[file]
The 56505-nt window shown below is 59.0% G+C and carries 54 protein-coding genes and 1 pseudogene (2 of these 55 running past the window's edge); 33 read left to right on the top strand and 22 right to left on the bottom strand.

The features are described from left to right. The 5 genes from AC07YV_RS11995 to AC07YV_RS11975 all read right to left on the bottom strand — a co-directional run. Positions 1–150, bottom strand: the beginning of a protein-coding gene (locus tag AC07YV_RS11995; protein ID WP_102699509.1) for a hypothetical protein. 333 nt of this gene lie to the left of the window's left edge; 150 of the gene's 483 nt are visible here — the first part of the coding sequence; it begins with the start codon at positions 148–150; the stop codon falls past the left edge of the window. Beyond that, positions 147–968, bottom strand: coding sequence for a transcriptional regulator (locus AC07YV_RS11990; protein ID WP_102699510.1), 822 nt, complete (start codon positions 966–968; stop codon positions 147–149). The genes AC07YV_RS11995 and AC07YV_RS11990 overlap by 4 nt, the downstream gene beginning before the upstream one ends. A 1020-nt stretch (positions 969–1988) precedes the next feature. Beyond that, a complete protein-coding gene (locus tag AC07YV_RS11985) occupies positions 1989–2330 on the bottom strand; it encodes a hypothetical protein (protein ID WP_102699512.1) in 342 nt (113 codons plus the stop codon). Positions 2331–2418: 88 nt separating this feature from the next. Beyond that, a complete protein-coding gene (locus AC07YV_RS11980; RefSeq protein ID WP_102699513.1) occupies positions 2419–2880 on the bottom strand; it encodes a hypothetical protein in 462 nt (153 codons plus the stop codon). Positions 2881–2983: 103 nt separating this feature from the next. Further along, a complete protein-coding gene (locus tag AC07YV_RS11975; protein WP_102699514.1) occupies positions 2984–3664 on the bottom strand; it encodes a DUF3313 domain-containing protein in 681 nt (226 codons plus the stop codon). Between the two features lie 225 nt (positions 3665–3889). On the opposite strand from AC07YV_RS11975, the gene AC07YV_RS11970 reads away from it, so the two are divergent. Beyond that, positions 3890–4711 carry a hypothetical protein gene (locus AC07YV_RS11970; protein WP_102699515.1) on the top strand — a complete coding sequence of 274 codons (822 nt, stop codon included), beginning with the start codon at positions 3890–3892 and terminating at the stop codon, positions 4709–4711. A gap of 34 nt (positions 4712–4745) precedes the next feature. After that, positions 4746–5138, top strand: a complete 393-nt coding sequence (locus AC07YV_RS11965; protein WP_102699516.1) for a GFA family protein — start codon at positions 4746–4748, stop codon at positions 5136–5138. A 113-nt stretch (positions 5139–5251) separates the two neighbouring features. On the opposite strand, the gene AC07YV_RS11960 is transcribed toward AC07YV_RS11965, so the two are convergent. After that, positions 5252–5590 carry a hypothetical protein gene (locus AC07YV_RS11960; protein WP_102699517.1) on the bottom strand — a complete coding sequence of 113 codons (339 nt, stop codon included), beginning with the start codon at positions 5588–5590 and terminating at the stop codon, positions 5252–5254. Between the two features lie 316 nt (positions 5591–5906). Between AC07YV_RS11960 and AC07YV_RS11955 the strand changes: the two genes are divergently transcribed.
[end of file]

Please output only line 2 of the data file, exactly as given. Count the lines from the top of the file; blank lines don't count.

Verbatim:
The features are described from left to right. The 5 genes from AC07YV_RS11995 to AC07YV_RS11975 all read right to left on the bottom strand — a co-directional run. Positions 1–150, bottom strand: the beginning of a protein-coding gene (locus tag AC07YV_RS11995; protein ID WP_102699509.1) for a hypothetical protein. 333 nt of this gene lie to the left of the window's left edge; 150 of the gene's 483 nt are visible here — the first part of the coding sequence; it begins with the start codon at positions 148–150; the stop codon falls past the left edge of the window. Beyond that, positions 147–968, bottom strand: coding sequence for a transcriptional regulator (locus AC07YV_RS11990; protein ID WP_102699510.1), 822 nt, complete (start codon positions 966–968; stop codon positions 147–149). The genes AC07YV_RS11995 and AC07YV_RS11990 overlap by 4 nt, the downstream gene beginning before the upstream one ends. A 1020-nt stretch (positions 969–1988) precedes the next feature. Beyond that, a complete protein-coding gene (locus tag AC07YV_RS11985) occupies positions 1989–2330 on the bottom strand; it encodes a hypothetical protein (protein ID WP_102699512.1) in 342 nt (113 codons plus the stop codon). Positions 2331–2418: 88 nt separating this feature from the next. Beyond that, a complete protein-coding gene (locus AC07YV_RS11980; RefSeq protein ID WP_102699513.1) occupies positions 2419–2880 on the bottom strand; it encodes a hypothetical protein in 462 nt (153 codons plus the stop codon). Positions 2881–2983: 103 nt separating this feature from the next. Further along, a complete protein-coding gene (locus tag AC07YV_RS11975; protein WP_102699514.1) occupies positions 2984–3664 on the bottom strand; it encodes a DUF3313 domain-containing protein in 681 nt (226 codons plus the stop codon). Between the two features lie 225 nt (positions 3665–3889). On the opposite strand from AC07YV_RS11975, the gene AC07YV_RS11970 reads away from it, so the two are divergent. Beyond that, positions 3890–4711 carry a hypothetical protein gene (locus AC07YV_RS11970; protein WP_102699515.1) on the top strand — a complete coding sequence of 274 codons (822 nt, stop codon included), beginning with the start codon at positions 3890–3892 and terminating at the stop codon, positions 4709–4711. A gap of 34 nt (positions 4712–4745) precedes the next feature. After that, positions 4746–5138, top strand: a complete 393-nt coding sequence (locus AC07YV_RS11965; protein WP_102699516.1) for a GFA family protein — start codon at positions 4746–4748, stop codon at positions 5136–5138. A 113-nt stretch (positions 5139–5251) separates the two neighbouring features. On the opposite strand, the gene AC07YV_RS11960 is transcribed toward AC07YV_RS11965, so the two are convergent. After that, positions 5252–5590 carry a hypothetical protein gene (locus AC07YV_RS11960; protein WP_102699517.1) on the bottom strand — a complete coding sequence of 113 codons (339 nt, stop codon included), beginning with the start codon at positions 5588–5590 and terminating at the stop codon, positions 5252–5254. Between the two features lie 316 nt (positions 5591–5906). Between AC07YV_RS11960 and AC07YV_RS11955 the strand changes: the two genes are divergently transcribed.